The student media organization of California State University Northridge

Daily Sundial

The student media organization of California State University Northridge

Daily Sundial

The student media organization of California State University Northridge

Daily Sundial

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Armenian Christmas: A personal tale

A table set with dishes, such as zook, that are eaten during Armenian Christmas dinner . Photo credit: Karin Abcarians

Armenian Christmas occurs every Jan. 6 and is celebrated by all Armenian religions such as Catholic, Apostolic and Christian. It is a day for family to come together, break fast and be merry.

This holiday holds a special place in my heart since I am Armenian, and it gets me closer to my culture.

On Jan. 6, most of us go to church to celebrate. The church service features water blessed by the priest, which we then take home in many cups. The water is supposed to help all your ailments. When I went to my first Armenian church service, it was great and an eye-opening experience. I never knew what was involved in the ceremony. It made me feel closer to God and what it it means to be an Armenian.

This holiday is a good excuse to see family you haven’t seen a long time. We get the opportunity to gather with family one more time as the new year gets underway.

It’s all different from regular Christmas and Thanksgiving dinners; we eat traditional foods rather than turkey and ham. My family loves to cook the traditional foods: cuckoo pilaf which is a mixture of eggs and different greens that form together to make a cake-like dish, and zook, which is Armenian for “fish”. Some famiies also have kabobs.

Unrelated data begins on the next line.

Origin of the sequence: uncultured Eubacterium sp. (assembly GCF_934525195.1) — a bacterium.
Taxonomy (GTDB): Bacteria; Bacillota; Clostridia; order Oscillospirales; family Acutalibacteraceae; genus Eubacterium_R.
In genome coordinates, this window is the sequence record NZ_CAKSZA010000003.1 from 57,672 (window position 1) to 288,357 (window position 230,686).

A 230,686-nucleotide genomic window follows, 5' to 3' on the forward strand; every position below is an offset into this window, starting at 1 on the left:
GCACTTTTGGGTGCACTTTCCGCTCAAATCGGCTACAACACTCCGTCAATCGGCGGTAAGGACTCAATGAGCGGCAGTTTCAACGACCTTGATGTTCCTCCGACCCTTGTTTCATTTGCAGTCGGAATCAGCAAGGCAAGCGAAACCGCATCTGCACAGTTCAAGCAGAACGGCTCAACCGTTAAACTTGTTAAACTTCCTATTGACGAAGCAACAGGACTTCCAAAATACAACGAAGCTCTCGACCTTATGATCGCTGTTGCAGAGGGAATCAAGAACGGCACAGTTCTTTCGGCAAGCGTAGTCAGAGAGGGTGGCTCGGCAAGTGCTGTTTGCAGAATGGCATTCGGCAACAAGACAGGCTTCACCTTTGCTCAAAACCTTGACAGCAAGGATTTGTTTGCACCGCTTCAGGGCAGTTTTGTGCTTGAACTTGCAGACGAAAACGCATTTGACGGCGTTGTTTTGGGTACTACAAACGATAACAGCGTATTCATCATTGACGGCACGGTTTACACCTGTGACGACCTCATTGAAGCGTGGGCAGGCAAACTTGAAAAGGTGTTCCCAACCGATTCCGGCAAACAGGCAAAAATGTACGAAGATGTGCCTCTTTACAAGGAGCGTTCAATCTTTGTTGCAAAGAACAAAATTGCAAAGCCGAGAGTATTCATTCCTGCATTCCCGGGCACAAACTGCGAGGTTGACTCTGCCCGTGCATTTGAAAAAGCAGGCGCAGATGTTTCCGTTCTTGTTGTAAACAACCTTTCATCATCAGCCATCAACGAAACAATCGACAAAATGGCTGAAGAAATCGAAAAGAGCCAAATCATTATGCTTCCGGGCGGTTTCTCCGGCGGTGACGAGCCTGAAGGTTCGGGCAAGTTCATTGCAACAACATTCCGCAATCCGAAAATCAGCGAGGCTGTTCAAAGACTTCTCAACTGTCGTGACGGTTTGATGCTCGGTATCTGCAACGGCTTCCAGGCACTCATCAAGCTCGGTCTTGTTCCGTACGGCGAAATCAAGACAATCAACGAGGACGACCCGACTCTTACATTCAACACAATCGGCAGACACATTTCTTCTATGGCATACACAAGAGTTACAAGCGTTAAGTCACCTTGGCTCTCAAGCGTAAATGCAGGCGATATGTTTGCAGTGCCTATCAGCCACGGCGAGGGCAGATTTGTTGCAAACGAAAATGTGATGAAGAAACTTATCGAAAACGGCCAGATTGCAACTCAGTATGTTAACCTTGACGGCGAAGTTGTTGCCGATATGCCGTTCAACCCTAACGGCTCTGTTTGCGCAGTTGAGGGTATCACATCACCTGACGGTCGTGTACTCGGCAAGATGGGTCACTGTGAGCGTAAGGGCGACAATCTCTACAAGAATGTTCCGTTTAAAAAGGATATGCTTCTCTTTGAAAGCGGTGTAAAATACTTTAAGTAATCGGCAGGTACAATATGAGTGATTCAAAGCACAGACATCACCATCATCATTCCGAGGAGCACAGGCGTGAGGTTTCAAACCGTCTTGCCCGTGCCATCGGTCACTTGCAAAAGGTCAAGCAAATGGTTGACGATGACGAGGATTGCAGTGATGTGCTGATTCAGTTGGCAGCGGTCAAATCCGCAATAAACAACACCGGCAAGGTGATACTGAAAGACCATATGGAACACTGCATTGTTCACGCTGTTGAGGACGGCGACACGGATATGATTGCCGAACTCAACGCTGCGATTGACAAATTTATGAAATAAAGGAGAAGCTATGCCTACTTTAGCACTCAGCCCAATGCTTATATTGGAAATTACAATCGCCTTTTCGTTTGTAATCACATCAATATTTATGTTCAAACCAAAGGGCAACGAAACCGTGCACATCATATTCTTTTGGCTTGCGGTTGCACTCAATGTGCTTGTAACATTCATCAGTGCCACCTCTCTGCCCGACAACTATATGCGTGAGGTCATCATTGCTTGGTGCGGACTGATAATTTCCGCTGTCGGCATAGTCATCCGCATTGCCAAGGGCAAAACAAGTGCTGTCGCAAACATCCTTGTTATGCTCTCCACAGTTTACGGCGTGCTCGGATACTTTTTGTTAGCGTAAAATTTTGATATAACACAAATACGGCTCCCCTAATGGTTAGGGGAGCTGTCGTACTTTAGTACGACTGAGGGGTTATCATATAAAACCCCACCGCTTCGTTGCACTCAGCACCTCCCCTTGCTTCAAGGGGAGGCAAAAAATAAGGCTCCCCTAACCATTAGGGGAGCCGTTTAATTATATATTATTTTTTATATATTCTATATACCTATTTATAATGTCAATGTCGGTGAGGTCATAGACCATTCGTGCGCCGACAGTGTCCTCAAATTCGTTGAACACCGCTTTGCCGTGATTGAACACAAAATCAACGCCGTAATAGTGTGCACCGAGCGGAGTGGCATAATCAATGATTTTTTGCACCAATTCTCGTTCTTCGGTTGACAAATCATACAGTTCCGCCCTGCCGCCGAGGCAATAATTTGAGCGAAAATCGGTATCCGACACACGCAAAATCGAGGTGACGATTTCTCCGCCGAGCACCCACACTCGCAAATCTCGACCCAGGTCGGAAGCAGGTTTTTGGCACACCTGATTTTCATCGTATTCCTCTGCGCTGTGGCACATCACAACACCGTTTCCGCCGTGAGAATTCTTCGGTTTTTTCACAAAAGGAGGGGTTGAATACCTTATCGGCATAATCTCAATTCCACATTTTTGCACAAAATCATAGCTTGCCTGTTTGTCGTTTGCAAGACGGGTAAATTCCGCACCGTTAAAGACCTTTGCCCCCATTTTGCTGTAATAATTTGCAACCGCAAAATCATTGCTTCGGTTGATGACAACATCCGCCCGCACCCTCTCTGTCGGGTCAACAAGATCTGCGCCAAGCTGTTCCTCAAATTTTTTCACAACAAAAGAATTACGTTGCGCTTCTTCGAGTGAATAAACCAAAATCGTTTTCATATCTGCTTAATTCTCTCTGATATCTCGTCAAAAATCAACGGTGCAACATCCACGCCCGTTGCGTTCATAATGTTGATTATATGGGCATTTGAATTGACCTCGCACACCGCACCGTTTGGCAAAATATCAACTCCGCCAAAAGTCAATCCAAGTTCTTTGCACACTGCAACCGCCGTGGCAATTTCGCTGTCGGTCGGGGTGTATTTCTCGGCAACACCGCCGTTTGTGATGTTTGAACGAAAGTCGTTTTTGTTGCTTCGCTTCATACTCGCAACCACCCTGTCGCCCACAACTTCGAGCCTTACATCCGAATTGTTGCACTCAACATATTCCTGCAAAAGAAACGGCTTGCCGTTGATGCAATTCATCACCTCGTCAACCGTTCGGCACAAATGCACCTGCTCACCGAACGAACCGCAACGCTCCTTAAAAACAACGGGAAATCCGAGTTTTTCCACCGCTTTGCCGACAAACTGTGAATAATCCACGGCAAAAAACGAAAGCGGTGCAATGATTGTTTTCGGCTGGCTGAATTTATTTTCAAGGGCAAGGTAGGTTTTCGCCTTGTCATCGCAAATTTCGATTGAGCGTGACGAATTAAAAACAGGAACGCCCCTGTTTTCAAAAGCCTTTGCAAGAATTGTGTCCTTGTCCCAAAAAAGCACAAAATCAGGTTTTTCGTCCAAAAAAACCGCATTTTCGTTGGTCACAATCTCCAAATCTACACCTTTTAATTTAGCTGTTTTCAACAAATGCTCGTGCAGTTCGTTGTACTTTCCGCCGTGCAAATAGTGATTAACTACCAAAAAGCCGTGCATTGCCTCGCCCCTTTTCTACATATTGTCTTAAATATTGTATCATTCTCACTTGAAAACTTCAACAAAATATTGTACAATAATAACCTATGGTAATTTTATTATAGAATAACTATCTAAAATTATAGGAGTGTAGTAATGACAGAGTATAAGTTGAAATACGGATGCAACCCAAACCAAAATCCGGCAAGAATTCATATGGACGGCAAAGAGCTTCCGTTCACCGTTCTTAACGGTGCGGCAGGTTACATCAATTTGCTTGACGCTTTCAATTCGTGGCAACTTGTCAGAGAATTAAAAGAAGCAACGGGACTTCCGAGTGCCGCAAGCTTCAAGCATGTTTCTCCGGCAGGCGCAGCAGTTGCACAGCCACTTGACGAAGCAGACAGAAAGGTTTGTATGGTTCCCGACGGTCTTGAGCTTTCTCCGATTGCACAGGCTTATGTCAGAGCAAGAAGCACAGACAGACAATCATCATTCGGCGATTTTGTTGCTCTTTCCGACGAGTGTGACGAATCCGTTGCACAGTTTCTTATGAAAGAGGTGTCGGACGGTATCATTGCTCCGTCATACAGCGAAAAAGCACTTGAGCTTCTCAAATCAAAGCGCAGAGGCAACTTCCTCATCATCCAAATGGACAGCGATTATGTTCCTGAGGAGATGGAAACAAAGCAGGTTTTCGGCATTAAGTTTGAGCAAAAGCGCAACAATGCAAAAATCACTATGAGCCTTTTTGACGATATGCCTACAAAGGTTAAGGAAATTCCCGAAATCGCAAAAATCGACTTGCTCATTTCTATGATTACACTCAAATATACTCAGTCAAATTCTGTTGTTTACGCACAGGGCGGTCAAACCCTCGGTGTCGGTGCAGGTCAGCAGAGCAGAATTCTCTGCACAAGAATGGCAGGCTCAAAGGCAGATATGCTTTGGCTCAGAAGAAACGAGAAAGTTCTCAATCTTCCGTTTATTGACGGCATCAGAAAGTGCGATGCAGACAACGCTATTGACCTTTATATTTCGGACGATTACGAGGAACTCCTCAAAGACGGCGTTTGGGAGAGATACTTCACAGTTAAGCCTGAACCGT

For the zook, we sometimes have it breaded or we put the whole fish in the oven! We also add other things like salad, vegetables, rice and crispy fish for people who don’t like the normal salty fish and more. We dip Holy bread into wine and eat it – this symbolizes Christ.

We share stories of anything that has happened since we last saw each other on Christmas and eat, eat and eat! There’s also dessert after.

We end the night with goodbyes, which end up taking forever; Armenians tend to extend goodbyes. We’ll stand by the door continuously talking and almost forgetting we were leaving. Eventually, we actually say the goodbyes and head home.

One misconception people have about Armenian Christmas is that they think we get more gifts. That isn’t true. We don’t. In fact, it would be completely weird if we gave each other gifts. Ours is a celebration of Christ and his incarnation; it has to do with the baptism of Christ. People also tend to think we don’t celebrate regular Christmas because we have our own. That’s not completely true; some do and some don’t. Some families just wait until Armenian Christmas, while others celebrate both.

It’s nice to have an extra excuse to hang out with family isn’t it? In our busy and hectic lives, we sometimes forget to see our families, so the holiday season reminds us to slow down and appreciate them.

Cowritten with Karin Abcarians

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